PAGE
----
Link Posted: 8/18/2005 9:14:16 PM EDT
Tag. I will take and post pics of my 125 gallon fresh water planted aquarium tomorrow.
Link Posted: 8/18/2005 9:53:50 PM EDT

Originally Posted By sslocal:
As an aside, I sold my 60 gal. when I noticed it affected my gun allowance. Fish ain't cheap.



No doubt about that. I just sold my AR-10 not long ago to pay for my 125 gallon tank. Fish are cool for sure, but I'm not sure they were worth the AR-10. Of course, some of the expensive ones are breeding, so that might get me back a little (40 or 50 bucks) at a time.
Link Posted: 8/18/2005 10:03:05 PM EDT

Originally Posted By ZW17:
Tag. I will take and post pics of my 125 gallon fresh water planted aquarium tomorrow.



Plants are AWESOME in an Aquarium. I also had my 125 set up planted, but due to my larger cichlids destroying them frequently, and the difficulty of getting appropriate light in such a large tank, I moved all the plants to the 55. The plants are ALMOST cooler than the fish!
Link Posted: 8/18/2005 10:15:31 PM EDT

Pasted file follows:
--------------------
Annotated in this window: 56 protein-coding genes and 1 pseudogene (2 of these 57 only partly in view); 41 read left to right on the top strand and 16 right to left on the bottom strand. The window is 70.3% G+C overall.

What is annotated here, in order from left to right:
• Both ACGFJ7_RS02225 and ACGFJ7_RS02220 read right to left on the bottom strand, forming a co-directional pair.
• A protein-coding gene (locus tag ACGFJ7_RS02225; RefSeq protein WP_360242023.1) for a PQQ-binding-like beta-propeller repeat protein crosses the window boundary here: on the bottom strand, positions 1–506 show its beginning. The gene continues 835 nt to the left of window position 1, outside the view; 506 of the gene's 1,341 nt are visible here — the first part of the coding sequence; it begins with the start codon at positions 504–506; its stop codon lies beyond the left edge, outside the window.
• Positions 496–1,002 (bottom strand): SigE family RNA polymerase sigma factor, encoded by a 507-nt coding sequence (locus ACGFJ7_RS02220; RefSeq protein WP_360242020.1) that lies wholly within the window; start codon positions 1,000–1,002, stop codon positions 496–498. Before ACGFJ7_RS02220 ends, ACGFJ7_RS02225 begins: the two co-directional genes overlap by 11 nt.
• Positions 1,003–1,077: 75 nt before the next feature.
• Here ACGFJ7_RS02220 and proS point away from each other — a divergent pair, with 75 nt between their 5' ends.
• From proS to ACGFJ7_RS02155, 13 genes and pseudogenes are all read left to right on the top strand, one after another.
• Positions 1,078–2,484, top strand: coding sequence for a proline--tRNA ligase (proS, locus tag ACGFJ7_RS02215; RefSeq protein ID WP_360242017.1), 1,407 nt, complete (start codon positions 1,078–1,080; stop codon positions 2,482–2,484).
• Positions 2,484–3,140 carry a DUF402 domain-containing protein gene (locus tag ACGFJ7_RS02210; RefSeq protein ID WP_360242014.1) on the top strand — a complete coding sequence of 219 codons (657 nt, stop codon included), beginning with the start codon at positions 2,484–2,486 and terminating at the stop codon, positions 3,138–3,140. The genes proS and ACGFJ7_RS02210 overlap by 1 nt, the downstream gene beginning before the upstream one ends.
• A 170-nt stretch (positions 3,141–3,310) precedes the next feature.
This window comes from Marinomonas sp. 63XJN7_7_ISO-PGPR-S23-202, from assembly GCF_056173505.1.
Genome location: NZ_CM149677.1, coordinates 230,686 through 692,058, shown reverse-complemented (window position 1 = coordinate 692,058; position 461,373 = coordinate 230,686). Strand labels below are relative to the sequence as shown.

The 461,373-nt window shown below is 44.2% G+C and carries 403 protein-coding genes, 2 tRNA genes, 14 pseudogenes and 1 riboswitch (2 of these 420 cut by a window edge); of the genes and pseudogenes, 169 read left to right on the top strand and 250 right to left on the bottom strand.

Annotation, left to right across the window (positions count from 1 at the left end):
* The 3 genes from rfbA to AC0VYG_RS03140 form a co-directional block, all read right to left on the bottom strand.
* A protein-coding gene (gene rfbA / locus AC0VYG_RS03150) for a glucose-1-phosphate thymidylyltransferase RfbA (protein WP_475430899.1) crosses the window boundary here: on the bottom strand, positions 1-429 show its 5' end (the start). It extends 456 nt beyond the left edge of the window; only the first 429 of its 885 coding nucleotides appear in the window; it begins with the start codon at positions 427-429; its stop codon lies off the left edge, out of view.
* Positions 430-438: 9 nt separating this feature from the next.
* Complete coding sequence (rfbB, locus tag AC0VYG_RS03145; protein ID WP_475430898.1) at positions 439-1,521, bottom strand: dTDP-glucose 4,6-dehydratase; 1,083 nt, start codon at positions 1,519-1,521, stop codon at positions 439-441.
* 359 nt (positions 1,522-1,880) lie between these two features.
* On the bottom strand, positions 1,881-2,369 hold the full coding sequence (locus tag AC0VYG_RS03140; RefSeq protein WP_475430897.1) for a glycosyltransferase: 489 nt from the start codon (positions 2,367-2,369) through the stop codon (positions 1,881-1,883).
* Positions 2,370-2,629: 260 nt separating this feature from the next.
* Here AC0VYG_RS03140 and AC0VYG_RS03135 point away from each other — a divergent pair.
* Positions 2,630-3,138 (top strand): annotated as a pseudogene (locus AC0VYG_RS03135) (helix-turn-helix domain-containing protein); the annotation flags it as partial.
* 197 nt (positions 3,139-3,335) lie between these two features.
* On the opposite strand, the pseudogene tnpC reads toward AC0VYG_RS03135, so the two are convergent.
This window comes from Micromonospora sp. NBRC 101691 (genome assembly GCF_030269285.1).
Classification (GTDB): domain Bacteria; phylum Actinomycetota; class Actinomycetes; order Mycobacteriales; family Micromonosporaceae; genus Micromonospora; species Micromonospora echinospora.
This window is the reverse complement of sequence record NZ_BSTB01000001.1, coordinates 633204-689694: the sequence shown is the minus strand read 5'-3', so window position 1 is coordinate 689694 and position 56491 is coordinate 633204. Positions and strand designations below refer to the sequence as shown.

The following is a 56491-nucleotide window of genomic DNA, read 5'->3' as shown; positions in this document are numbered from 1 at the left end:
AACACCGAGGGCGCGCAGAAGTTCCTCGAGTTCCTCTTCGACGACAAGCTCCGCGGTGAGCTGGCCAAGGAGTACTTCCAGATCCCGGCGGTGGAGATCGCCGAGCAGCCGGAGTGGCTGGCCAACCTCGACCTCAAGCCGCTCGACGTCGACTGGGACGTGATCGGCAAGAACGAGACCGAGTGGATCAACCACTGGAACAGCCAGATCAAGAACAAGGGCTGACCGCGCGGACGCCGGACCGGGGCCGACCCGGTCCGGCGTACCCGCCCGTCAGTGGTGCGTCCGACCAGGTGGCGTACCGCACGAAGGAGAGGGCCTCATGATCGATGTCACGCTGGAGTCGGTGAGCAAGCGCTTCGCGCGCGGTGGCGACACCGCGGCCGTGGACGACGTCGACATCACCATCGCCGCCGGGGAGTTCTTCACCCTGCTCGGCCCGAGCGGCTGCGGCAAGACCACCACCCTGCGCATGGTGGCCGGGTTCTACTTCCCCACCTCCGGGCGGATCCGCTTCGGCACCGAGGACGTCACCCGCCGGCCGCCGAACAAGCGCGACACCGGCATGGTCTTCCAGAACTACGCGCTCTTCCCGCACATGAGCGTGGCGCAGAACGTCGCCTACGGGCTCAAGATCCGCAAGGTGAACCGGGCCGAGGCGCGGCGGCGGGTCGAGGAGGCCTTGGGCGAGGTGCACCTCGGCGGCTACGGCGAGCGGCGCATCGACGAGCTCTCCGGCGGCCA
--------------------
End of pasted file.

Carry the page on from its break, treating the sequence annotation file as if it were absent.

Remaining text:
Originally Posted By hatebreed:

Originally Posted By ZW17:
Tag. I will take and post pics of my 125 gallon fresh water planted aquarium tomorrow.



Plants are AWESOME in an Aquarium. I also had my 125 set up planted, but due to my larger cichlids destroying them frequently, and the difficulty of getting appropriate light in such a large tank, I moved all the plants to the 55. The plants are ALMOST cooler than the fish!



I agree. lighting alone cost me $200. 175 watt metal halide isn't cheap to run.

I just moved up from a 75gal. tank so my plants are just getting started.

I'll get pics up tomorrow.
Link Posted: 8/19/2005 1:20:38 PM EDT
Actually, I think I just found another forum that probably better qualifies as the "arfcom of aquariums"...

http://www.aquariacentral.com/forums/

The problem with this one is that you apparently have to register just to READ posts.

--Mike
Link Posted: 8/20/2005 1:55:37 AM EDT

Originally Posted By mcaswell:
Actually, I think I just found another forum that probably better qualifies as the "arfcom of aquariums"...

http://www.aquariacentral.com/forums/

The problem with this one is that you apparently have to register just to READ posts.

--Mike



Thanks for the heads up, I just registered over there.